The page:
FESE strongly supports the proposals outlined in the new Action Plan for ‘A Capital Markets Union for people and businesses’. Given the current economic crisis, we commend the European Commission on forging ahead with this project and its call for all to unite in shaping an effective European Union (EU) capital market strategy.
An economically stronger Europe will better serve its citizens. The CMU Action Plan, if implemented effectively, will be crucial in safeguarding an EU wide approach towards economic recovery from the pandemic. As demonstrated during the crisis, equity is needed to buffer exogenous shocks and will be needed more than ever; hence, public equity markets can help companies weather the crisis and finance their post-crisis growth.
However, we encourage policy makers to be even more ambitious to finally complete the CMU by 2024. To have more liquid and efficient markets, the set of rules that govern the functioning of trading in secondary markets (i.e. MiFID II/MiFIR) should be simplified, with the objective of achieving improved levels of transparency and strengthened price formation in the EU. Let’s not forget that MiFID is at the heart of capital markets regulation. To ensure a successful CMU, a review of previously unmet objectives within MiFID is urgently required. In the absence of a review of MiFID II alongside this project, progress on the CMU will be hindered by the constraints in the current regulatory framework, in particular in relation to the lack of transparency.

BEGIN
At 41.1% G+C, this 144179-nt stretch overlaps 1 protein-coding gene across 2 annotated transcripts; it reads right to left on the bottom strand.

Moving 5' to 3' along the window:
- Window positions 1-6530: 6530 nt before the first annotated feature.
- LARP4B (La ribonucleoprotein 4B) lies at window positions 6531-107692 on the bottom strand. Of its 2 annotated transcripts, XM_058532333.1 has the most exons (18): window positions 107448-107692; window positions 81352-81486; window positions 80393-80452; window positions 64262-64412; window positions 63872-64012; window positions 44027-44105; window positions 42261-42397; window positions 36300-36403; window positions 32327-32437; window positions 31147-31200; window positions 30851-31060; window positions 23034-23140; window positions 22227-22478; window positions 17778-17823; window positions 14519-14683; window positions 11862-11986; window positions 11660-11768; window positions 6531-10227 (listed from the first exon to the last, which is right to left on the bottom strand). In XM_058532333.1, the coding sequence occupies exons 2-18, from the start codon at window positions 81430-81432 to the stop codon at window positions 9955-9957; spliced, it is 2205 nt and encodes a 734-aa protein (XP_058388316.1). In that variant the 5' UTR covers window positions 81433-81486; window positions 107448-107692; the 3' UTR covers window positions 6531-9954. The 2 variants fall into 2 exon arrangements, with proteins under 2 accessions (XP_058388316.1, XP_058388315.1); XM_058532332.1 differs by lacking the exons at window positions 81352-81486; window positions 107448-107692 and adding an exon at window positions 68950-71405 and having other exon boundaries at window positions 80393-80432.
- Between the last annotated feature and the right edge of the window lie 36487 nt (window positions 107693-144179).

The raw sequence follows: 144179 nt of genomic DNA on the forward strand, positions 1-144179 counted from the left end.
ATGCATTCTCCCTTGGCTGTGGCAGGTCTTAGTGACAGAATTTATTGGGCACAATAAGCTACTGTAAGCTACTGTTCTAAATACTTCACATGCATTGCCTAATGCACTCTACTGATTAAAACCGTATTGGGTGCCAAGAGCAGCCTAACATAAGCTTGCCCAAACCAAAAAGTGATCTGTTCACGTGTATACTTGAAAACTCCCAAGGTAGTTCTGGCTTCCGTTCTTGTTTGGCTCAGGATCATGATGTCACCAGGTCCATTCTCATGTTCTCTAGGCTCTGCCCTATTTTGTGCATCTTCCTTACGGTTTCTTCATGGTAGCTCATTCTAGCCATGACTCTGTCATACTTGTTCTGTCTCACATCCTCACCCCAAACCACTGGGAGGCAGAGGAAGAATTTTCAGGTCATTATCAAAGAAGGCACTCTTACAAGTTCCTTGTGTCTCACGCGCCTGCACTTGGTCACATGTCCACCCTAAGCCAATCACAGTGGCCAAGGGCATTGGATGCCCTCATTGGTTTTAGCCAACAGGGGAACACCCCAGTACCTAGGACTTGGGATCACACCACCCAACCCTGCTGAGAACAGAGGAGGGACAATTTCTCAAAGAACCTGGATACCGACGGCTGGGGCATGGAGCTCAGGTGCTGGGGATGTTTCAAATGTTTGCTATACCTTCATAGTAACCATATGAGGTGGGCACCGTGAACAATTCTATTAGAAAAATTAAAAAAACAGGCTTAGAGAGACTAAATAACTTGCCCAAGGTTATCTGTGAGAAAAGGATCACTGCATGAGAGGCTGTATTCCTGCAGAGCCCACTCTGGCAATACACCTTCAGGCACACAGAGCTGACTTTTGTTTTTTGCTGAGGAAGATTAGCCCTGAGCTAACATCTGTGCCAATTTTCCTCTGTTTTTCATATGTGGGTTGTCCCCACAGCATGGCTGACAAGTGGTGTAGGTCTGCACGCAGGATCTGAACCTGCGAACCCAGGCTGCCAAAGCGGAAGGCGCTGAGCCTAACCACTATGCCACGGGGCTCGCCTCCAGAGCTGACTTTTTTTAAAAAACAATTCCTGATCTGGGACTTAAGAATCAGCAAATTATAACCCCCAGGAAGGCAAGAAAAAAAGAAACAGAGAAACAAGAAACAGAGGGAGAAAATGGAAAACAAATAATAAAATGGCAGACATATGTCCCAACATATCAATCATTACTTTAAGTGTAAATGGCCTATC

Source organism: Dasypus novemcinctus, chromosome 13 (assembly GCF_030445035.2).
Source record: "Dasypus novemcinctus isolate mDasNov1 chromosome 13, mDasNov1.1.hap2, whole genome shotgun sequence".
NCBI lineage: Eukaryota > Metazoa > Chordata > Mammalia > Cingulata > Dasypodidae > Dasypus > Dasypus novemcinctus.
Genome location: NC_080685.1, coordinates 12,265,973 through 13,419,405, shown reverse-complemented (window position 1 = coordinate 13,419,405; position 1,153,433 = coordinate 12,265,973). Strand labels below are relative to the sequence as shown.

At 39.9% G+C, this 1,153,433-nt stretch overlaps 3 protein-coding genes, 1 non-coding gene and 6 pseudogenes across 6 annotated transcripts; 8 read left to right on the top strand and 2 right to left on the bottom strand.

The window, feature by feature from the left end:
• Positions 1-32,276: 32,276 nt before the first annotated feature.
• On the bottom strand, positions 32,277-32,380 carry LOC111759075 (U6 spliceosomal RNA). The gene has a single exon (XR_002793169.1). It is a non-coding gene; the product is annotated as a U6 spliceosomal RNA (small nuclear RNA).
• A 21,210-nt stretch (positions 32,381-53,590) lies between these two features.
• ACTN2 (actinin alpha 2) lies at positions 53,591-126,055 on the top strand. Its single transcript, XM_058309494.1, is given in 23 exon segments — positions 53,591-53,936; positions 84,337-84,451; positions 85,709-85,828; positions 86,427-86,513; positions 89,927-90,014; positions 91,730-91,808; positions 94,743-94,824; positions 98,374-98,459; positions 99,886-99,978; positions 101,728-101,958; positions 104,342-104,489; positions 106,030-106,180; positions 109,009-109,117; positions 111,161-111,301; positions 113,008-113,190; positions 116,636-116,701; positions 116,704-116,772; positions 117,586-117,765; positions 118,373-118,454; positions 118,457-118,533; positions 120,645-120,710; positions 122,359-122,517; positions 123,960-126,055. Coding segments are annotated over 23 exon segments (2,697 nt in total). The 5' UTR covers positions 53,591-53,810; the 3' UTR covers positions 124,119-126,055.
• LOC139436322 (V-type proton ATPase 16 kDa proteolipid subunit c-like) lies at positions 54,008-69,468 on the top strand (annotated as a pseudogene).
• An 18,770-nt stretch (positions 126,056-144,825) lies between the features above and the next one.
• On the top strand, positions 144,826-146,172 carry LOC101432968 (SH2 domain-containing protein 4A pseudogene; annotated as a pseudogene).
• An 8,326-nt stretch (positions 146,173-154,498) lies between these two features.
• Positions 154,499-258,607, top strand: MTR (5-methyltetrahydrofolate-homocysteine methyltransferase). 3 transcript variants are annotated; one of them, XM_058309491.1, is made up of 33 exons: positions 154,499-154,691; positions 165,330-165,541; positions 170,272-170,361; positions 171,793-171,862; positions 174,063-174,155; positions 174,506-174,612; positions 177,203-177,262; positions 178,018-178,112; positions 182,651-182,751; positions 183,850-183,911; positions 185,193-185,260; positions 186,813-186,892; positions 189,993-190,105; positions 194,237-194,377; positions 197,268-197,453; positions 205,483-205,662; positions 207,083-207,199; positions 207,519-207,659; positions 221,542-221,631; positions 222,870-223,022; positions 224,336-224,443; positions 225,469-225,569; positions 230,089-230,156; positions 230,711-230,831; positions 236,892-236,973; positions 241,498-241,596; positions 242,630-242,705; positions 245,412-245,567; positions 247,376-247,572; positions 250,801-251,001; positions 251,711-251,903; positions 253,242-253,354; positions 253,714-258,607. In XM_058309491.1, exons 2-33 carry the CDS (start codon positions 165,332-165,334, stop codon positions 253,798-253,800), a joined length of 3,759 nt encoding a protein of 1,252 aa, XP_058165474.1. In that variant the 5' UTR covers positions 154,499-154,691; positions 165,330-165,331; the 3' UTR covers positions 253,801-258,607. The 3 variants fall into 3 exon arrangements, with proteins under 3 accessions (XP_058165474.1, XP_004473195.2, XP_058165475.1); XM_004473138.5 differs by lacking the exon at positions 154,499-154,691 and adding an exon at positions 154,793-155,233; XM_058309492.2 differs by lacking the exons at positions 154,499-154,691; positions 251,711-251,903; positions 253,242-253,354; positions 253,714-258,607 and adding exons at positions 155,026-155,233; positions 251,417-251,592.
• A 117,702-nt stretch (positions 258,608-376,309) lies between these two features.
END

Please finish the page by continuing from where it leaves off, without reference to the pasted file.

The CMU Action Plan indicates that a true single market cannot exist without a more integrated view of EU trading and suggests the creation of a European Consolidated Tape (ECT). The lack of transparency in EU equity markets is, however, deeply rooted in a flawed equity market structure contrary to the original aims of MiFiD II/MiFIR. The ECT will not solve this fundamental problem. A well-functioning equity markets structure, which incentivises transparency and creates a robust price formation process is paramount to an effective CMU, as it reduces fragmentation, benefits companies (getting better valuations), and protects investors (getting a fairer and safer outcome).
It should be noted that the CMU High Level Forum (composed of industry, retail investors, regulators, and policy makers) did not identify an ECT as a game-changer for a renewed CMU. Participants struggled to agree on a precise model for the CT which would deliver concrete improvements without excessive costs or disruption to the market. Without fixing the underlying design of an adequate market structure as well as the set of reporting rules that cover 100% of all transactions beforehand, the ECT will not deliver anything meaningful. Investors must be empowered to understand how and where their executions happen. Market transparency is required first and foremost, an EU tape could then be achieved by consolidating available information. Let´s not put a costly band-aid on a wooden leg!
The EU needs to be ambitious and there are many positive actions in the CMU action plan which includes simplifying listing rules, establishing an SME IPO Fund, applying a common standardised EU-wide system for withholding tax, and an EU single point of access, amongst other projects. But the CMU cannot be built in a single stroke. If we don’t tackle the core problems within MiFID II right now, the CMU project will not realise its ambition of making the EU’s economy more innovative and competitive and ready to face global competition head-on.
the words of President Von der Leyen ‘let’s finally complete the Capital
Markets Union’ by tackling the core issues in MiFID which will hold this
project back, if not addressed now.